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Of Depression, and Trees, and a Few Things in Between

Over one million people commit suicide every year. That's enough people to fill Madison Square Garden
over nine hundred thousand times. For every person who succeeds, there are at least 20 attempts.
Approximately 20% of people who attempt suicide are diagnosed with major depression or bipolar
disorder. Many more go undiagnosed, unknown, and unseen. But just because you cannot see
something doesn't mean it's not there. The stigma surrounding mental illnesses needs to be destroyed,
because people who struggle with these everyday should not have to be afraid of asking for help.

Depression is a mood disorder that is often described as a chemical imbalance in the brain. It can have
a hugely negative impact on how you live your life. Many people don't take mental illnesses like
depression seriously, and some are even skeptics, choosing to believe that it’s a made-up condition
used just for lazy and overly-dramatic teenagers. The fact that there may be no physical symptoms on
the body, for certain critics is proof enough that depression is “all in your head”. Technically, yes. Your
brain is in your head, and your brain is an organ that can get sick like any other. A mental illness can be
just as a devastating as any other sickness, if not more. Therefore, it must be thought of as such. You
may not lose a limb from depression, but you can lose your drive, your passion, your will to live. It may
be invisible but it is still there, a black shadow that hangs over your shoulder and covers your face and
chokes your thoughts. But since no one else can see this cloud, it can't exist - right?

Here’s a question you’ve all probably heard: "​If a tree falls in the forest and no one is around to hear it,
does​ it make a sound?" Scientifically the answer is yes, of course, sound is not created by the human
ear, merely interpreted. But the question does not demand an answer, scientific or philosophical; it
laments the loss of nature, of life. In the end it doesn't matter if there truly were sound or not, the tree is
dead either way.

Now I beg of you to ponder this - ​If a teenager with depression cries out for help and nobody around
listens, did they speak at all? Or is their problem a figment of the imagination? Will they too, like the

tree, be gone by the time anyone decides to care? Mental illnesses aren't "excuses" for millennials to
be lazy. They're not signs of weakness. Like any other illness, they need to be treated.

Depression isn't something you can just get over, or snap out of, as is often said to people who suffer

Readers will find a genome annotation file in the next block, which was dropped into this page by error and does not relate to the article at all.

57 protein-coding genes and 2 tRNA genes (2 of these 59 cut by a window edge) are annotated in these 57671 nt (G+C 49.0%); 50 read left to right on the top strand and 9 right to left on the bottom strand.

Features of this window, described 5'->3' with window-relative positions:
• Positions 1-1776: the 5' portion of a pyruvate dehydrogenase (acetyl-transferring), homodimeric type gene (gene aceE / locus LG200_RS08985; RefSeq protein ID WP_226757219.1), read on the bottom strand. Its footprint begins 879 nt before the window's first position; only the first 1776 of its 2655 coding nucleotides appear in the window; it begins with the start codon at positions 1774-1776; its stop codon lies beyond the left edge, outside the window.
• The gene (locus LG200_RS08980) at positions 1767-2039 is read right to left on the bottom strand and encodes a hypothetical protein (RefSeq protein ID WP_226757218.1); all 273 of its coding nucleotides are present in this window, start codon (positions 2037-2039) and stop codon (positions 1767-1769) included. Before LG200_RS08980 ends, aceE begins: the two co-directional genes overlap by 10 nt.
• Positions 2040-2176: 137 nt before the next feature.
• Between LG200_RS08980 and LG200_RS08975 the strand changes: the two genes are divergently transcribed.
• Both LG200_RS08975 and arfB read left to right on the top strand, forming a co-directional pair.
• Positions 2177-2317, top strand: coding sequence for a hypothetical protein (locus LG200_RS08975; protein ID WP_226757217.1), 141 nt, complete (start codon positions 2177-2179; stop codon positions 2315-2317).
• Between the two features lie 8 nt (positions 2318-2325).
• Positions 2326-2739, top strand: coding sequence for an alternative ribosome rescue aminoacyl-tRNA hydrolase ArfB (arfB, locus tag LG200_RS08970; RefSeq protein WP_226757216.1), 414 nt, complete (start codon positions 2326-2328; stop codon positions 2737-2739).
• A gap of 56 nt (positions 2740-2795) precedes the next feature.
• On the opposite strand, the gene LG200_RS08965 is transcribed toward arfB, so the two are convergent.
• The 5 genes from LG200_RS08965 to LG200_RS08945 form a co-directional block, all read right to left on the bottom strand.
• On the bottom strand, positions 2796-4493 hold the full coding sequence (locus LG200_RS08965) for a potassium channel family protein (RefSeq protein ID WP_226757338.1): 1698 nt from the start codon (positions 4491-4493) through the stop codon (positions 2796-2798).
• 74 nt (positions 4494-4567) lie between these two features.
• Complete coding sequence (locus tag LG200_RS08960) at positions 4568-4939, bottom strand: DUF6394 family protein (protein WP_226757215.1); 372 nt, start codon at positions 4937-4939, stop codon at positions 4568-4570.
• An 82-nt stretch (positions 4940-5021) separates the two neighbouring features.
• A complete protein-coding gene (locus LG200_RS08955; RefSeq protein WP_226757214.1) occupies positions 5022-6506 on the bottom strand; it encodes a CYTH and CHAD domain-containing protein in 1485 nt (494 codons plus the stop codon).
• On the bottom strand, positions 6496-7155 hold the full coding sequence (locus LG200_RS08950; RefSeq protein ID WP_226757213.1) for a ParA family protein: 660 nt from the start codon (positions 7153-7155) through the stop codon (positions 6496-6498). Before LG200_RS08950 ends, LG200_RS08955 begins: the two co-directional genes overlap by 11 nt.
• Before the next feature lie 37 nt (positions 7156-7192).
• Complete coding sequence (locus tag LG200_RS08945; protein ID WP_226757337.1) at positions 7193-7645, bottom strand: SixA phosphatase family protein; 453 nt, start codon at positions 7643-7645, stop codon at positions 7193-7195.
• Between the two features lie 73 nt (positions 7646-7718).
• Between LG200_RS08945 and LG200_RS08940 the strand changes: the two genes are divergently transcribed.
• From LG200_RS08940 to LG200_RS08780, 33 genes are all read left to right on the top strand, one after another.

from it. You may hear it from well-meaning friends, relatives, acquaintances: "Have you just tried…
y'know... not being sad? It's only in your head.", or variations upon the infamous, "Just get over it.".
You wouldn't tell someone going through chemotherapy, "Hey, had you tried… not being sick
anymore?". You wouldn't say to an amputee, "If you stay positive then I'm sure you'll get your leg back!"
Yet people diagnosed with depression are expected to just get over their illness.

Often times online you see these people who declare their social media site a "self-care" blog; a cute
pastel background with all these adorable, nice tips to get over your mental illness. Colour a picture! Go
for a walk! Treat yourself! You'll feel better! Self-care should be inclusive, it should reflect the people who
often find themselves needing it the most. "Take a shower. Drink water. Don't forget to take your meds,
and empty the trash." These are things you don't often see being given as advice. The lifestyle gurus
who reign over our society today love to romanticize misery. They're seen as heroes for 'helping' those
who battle mental illness, when really they're leading a whole new kind of stigma, painting the image that
those who suffer from depression are helpless, preaching the message that a comfy sweater and a cup
of organic tea will cure you. This trivializes a legitimate sickness, treating it as like a bad day, a quirk,
something conjured by the mind that can be avoided by merely acting as if it weren't there.

Depression must be taken seriously as an illness. Because that's what it is - it can be life-threatening. 4
out of 5 people who try to attempt suicide say they dropped clear hints and signs beforehand, which
were not taken seriously. Mental illness can affect anyone. Instead of denying that, it's time we accept
that, and resolve the issue of stigma surrounding depression and other mental illnesses. If a diseased
tree in a silent forest falls, it crushes all plants and life where it lands regardless of whether or not
anyone is present. Consider the sickness, and while you're at it, consider this. Depression is not a
figment of the imagination, or a sign of weakness. Eradicate those notions - catch the tree before it
lands. We have no reason to continue letting mental illness take lives of those around as as easily as it
does. - http://www.php http://www.full#ref-5 http://toronto.html http://bmb.oxfordjournals.